1- Migrants, refugees, asylum-seekers

Wednesday 16 October 2019

1- Migrants, refugees, asylum-seekers



This document has so far mainly used the term “migrants” as an umbrella word for individuals who, for whatever reason, have moved to another country than the one they were born or brought up in.

“Migrant” is supposed to be a perfectly neutral term, since it does not refer to reasons for which the individual has moved to another country, but it is important to take into account that today it does carry, in various political and linguistic contexts, a negative undertone. This is particularly true when the term is used with adjectives such as “economic migrant” and, of course, “illegal migrant”. In Italy, for instance, the adjective “clandestini” (referring in principle to illegal entrants into the national territory) is now used by the government parties as a pejorative shortcut for all foreigners seeking refuge in the country, whatever their reason or status.

Even perfectly legal work migration – like EU nationals working in any of the 28 member states – may have, in specific national contexts, a negative connotation. In the UK, for instance, a big part of the Brexit referendum debate of 2016 focused on the number of intra-European migrants.

If one adds the national perspective, it is possible to speak of “immigrants” and “emigrants”. Strangely, in most European countries, the term “emigrants” is rather positively perceived: these are seen as individuals who were courageous enough to make their fortune in a foreign and difficult environment. The most successful among them are celebrated as historical role models. At the same time, the “immigrant”, who is nothing else than an “emigrant” from elsewhere, is often perceived as a potential threat.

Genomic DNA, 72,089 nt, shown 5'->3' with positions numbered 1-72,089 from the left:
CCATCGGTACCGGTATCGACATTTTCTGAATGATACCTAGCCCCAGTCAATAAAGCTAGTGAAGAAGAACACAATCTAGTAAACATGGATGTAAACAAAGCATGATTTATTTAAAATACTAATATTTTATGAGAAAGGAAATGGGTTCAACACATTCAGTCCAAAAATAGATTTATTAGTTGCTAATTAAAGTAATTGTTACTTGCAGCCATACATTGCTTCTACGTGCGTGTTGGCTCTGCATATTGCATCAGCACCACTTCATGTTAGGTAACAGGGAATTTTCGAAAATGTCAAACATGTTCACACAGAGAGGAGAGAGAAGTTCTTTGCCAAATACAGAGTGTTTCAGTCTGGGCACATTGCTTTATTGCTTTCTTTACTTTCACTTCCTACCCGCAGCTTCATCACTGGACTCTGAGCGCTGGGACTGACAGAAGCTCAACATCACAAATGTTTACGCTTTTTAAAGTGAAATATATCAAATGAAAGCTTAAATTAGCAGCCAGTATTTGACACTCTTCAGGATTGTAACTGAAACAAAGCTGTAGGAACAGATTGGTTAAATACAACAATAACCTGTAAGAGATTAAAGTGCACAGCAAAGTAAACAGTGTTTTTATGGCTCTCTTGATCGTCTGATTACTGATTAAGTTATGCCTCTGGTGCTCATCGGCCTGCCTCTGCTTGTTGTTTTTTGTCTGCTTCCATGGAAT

It is also revealing that the term “expats” (short for “expatriates”) is used in English-speaking countries without any negative undertone – as long it refers to (mostly highly qualified) nationals who have decided to work or live in another country.

Overall, “migrant” remains a useful categorisation, but it does not have any legal meaning and nor does it make a person eligible to any judiciary status. And it is definitely a word that needs to be used with a high sensitivity for the local context.

Refugees / Asylum Seekers

As pointed out above, the term “refugee crisis” has imposed itself in reference to the peak and follow-up of the sudden and massive influx of individuals to Europe since 2015. This is mainly due to the fact that a large part of these migrants were known to be escaping situations of war, civil war, famine or persecution.

The official definition of the Geneva Convention of 1951 refers indeed to

“Any person who, owing to well-founded fear of being persecuted for reasons of race, religion, nationality, membership of a particular social group or political opinion, is outside the country of his nationality and is unable or, owing to such fear, is unwilling to avail himself of the protection of that country; or who, not having a nationality and being outside the country of his former habitual residence as a result of such events, is unable or, owing to such fear, is unwilling to return to it.”